Rutgers University–Camden will once again become the central hub for interactive, online and in-person discussions with leaders in the field of art and technology as it presents the SkypeOnArt Fall 2017 lecture series from September 25 to November 20. 

The lectures, which are free and open to the general public, will be held, during lunch period, in the ModLab, Fine Arts Rm # 215, located in the Fine Arts Complex, on Third Street, between Cooper Street and the Benjamin Franklin Bridge on the Rutgers–Camden campus.  

Monday, September 25, Computer Vision – Leigh M. Smith  
Leigh M. Smith and Jordan Yerman are co-authors of the Street Cat Photo Booth. The art work has entailed designing autonomous feline-scale shelter spaces that utilize computer vision to identify and then photograph stray cats in dense urban centers. Utilizing movable, cat-scaled, spaces, the pair has installed feline photo booths in urban centers all over the world. Come find out how this artwork is empowering street cats to take selfies and learning about the power of machine vision. More information on the  

Street Cat Photo Booth and photos from the project can be found here: 

Monday, October 16, Biology and Sound – Leslie Garcia 
Leslie Garcia is an artist and researcher who works in the fields of sound prosthesis. Based on the principle of biofeedback, sound prosthesis focuses on obtaining data on various physiological functions of an organic body.  As a researcher, Garcia designs instruments that obtain information on the functioning and cycles of these living systems. She calls the mechanism that she creates “audible prosthesis” and creates exhibitions where transducers translate plants’ biological reactions into audible noise. In these works, symphonic-like sounds are created by simply letting dishes of moss “talk” to each other. Creators Magazine states that Garcia’s work “…will widen your perspective of your environment. Knowing that plants respond to every move you make will allow you to ponder how a blade of grass might react to you stepping on it, or how a tree responds when a gust of wind ruffles its leaves.”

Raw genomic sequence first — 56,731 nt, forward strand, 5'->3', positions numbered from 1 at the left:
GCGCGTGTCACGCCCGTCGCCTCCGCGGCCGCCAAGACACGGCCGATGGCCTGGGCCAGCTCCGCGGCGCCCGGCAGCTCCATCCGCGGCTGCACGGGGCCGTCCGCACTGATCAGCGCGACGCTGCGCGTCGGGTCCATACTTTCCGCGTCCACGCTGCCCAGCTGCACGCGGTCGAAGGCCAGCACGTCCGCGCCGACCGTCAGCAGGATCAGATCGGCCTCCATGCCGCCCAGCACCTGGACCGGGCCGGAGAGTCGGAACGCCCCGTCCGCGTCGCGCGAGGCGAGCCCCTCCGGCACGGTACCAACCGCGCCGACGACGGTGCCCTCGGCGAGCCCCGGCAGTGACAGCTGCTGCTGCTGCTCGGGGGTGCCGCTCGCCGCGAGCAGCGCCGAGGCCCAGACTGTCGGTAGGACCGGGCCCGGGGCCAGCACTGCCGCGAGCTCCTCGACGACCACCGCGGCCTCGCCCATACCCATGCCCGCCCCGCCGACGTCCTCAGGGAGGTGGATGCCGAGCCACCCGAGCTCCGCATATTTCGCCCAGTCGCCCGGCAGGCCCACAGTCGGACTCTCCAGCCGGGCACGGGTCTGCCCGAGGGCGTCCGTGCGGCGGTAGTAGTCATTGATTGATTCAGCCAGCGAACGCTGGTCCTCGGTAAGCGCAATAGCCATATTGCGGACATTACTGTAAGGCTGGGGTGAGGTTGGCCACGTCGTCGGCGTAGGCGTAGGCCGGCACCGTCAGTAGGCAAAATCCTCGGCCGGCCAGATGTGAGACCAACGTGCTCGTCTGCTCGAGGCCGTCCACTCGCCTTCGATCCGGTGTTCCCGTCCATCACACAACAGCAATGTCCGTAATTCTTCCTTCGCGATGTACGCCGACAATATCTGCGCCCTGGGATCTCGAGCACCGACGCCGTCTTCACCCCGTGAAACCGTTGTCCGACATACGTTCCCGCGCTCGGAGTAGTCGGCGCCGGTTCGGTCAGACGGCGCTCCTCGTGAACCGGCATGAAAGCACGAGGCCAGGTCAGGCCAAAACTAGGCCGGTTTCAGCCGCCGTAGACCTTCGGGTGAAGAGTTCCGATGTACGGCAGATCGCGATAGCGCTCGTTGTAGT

Information on Garcia’s work can be found here: 

Monday, November 13, Machine Learning – Ahmed Elgammal 
Dr. Ahmed Elgammal is director of the Art and Artificial Intelligence Lab at Rutgers-NB. Dr Elgammal is an associate professor at the Department of Computer Science at Rutgers-NB and is also a member of the Center for Computational Biomedicine Imaging and Modeling (CBIM). His primary research interest is computer vision and machine learning. His research focus includes human activity recognition, human motion analysis, tracking, human identification, and statistical methods for computer vision. He develops robust real-time algorithms to solve computer vision problems in areas such as visual surveillance, visual human-computer interaction, virtual reality, and multimedia applications. Dr. Elgammal is currently working with RU Camden Prof. Elizabeth Demary on PandoraBird, a computer vision system aimed at identifying the musical tastes of songbirds, and on the IndaPlant Project, which is an AI system that lets robotically supported potted plants freely seek sunlight and water. 

For more information on Dr. Elgammal’s work please visit the Art and Artificial Intelligence Laboratory at: 

Monday, November 20, Physical Computing– Orkan Telhan 
Telhan is Associate Professor of Fine Arts, Emerging Design Practices in the School of Design[1] at The University of Pennsylvania. He holds a PhD in Design and Computation from MIT’s Department of Architecture. He was part of the Sociable Media Group at the MIT Media Laboratory and the Mobile Experience lab Lab at the MIT Design Laboratory. He studied Media Arts at the State University of New York at Buffalo and theories of media and representation, visual studies and Graphic Design at Bilkent University, Ankara.His individual and collaborative work has been exhibited in a number of venues including Ars Electronica,[2]ISEA, LABoral, ArchiLab, Architectural Association, The Architectural League of New York, and the MIT Museum.[3] 

For more information on Orkan Telhan’s work please see: